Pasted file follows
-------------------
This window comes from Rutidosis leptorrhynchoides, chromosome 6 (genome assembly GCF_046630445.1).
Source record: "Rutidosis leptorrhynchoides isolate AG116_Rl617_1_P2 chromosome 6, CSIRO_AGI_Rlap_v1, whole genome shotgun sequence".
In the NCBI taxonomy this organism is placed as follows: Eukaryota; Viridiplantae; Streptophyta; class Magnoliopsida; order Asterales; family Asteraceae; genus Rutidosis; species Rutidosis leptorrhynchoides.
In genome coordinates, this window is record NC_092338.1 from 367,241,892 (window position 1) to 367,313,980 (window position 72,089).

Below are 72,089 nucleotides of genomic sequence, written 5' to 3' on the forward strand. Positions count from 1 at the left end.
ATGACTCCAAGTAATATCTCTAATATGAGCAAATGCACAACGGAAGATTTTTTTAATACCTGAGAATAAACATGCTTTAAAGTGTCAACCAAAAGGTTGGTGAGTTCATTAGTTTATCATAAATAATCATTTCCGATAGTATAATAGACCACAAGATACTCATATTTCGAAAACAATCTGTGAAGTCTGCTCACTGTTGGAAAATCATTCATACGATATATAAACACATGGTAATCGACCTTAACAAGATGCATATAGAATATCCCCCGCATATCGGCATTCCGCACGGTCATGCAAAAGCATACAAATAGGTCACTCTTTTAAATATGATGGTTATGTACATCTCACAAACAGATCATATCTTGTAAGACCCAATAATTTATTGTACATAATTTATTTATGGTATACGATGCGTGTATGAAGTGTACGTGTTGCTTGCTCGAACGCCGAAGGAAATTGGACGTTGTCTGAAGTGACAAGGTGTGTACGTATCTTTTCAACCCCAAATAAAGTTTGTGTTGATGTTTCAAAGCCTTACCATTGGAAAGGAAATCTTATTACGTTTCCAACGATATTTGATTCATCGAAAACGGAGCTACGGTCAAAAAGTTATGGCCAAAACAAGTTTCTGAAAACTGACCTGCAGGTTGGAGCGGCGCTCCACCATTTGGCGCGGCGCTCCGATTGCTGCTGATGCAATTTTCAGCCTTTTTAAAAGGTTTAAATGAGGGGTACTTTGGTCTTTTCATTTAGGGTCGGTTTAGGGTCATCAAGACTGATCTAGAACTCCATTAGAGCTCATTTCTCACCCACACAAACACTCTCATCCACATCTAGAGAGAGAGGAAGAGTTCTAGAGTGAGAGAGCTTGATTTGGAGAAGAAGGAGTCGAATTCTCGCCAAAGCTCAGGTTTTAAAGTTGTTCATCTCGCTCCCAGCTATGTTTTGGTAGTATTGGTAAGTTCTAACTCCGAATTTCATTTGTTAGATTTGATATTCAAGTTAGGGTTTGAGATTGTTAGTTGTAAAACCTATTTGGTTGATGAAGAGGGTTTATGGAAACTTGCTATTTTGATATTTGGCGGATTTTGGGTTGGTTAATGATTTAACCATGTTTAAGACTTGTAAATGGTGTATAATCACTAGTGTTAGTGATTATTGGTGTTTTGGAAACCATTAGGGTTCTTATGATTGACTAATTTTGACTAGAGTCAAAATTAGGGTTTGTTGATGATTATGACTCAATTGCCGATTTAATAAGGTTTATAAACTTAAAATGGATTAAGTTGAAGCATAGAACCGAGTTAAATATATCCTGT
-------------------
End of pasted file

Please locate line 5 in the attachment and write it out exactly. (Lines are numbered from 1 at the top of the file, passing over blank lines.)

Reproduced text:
Below are 72,089 nucleotides of genomic sequence, written 5' to 3' on the forward strand. Positions count from 1 at the left end.